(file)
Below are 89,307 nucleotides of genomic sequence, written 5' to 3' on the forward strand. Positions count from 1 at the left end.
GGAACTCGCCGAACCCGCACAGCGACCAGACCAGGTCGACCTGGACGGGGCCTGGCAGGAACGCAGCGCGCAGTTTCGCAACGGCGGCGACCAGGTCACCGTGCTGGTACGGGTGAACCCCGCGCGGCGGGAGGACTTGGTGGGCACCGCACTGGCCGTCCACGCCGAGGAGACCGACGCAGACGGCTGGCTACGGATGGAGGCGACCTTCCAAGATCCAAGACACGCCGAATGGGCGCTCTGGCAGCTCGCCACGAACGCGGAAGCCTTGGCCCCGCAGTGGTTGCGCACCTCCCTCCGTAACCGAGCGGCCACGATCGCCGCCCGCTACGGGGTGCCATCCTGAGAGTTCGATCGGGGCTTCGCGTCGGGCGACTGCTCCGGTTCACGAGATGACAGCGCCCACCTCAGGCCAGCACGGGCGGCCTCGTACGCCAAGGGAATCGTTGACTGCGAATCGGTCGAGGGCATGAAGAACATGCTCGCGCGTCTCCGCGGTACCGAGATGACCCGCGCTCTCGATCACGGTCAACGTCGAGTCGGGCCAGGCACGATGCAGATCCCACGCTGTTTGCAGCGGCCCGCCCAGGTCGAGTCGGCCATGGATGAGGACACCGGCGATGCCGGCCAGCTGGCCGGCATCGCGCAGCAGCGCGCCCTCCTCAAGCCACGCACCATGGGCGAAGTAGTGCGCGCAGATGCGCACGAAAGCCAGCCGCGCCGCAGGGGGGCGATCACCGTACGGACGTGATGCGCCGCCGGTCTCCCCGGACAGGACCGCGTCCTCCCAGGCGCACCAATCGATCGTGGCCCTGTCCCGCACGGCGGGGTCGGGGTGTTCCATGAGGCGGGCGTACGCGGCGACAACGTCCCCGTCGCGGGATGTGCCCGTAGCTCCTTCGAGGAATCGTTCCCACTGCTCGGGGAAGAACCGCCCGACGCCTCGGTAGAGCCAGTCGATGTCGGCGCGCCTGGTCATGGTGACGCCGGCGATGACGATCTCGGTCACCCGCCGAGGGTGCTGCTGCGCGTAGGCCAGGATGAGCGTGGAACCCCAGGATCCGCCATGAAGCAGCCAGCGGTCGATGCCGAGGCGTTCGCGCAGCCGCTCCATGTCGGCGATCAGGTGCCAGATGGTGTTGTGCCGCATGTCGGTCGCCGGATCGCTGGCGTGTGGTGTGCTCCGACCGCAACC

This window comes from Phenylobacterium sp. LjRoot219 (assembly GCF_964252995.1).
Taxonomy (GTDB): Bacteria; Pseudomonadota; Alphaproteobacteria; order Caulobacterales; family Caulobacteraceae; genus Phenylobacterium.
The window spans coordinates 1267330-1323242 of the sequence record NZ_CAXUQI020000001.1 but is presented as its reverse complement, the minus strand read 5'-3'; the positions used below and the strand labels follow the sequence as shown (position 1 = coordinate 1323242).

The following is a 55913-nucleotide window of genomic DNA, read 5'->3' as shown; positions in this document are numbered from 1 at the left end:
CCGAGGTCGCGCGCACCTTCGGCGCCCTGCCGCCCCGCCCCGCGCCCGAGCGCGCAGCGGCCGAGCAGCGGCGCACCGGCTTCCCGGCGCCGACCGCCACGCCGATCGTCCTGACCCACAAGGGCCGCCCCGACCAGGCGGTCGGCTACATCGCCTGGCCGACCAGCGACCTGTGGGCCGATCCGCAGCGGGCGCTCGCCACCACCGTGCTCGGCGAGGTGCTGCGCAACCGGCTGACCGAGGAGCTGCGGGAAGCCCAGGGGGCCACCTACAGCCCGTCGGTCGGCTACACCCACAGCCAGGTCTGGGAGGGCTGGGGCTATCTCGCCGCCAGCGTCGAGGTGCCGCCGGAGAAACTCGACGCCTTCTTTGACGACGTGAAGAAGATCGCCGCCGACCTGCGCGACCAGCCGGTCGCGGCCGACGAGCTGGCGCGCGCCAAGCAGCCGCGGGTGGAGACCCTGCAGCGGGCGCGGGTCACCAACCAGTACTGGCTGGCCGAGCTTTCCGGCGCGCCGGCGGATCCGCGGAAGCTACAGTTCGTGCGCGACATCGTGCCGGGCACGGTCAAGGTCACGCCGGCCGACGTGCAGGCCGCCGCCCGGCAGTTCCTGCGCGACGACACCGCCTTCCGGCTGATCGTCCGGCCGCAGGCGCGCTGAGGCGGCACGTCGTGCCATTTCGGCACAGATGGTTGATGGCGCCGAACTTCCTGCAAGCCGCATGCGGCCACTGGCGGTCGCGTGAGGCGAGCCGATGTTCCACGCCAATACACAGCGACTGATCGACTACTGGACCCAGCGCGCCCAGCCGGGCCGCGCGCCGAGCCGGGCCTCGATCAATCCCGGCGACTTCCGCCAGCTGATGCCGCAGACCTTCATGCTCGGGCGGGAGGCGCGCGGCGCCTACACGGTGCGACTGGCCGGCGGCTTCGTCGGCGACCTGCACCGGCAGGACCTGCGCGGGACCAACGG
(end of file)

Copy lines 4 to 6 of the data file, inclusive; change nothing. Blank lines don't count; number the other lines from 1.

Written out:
Taxonomy (GTDB): Bacteria; Pseudomonadota; Alphaproteobacteria; order Caulobacterales; family Caulobacteraceae; genus Phenylobacterium.
The window spans coordinates 1267330-1323242 of the sequence record NZ_CAXUQI020000001.1 but is presented as its reverse complement, the minus strand read 5'-3'; the positions used below and the strand labels follow the sequence as shown (position 1 = coordinate 1323242).

The following is a 55913-nucleotide window of genomic DNA, read 5'->3' as shown; positions in this document are numbered from 1 at the left end: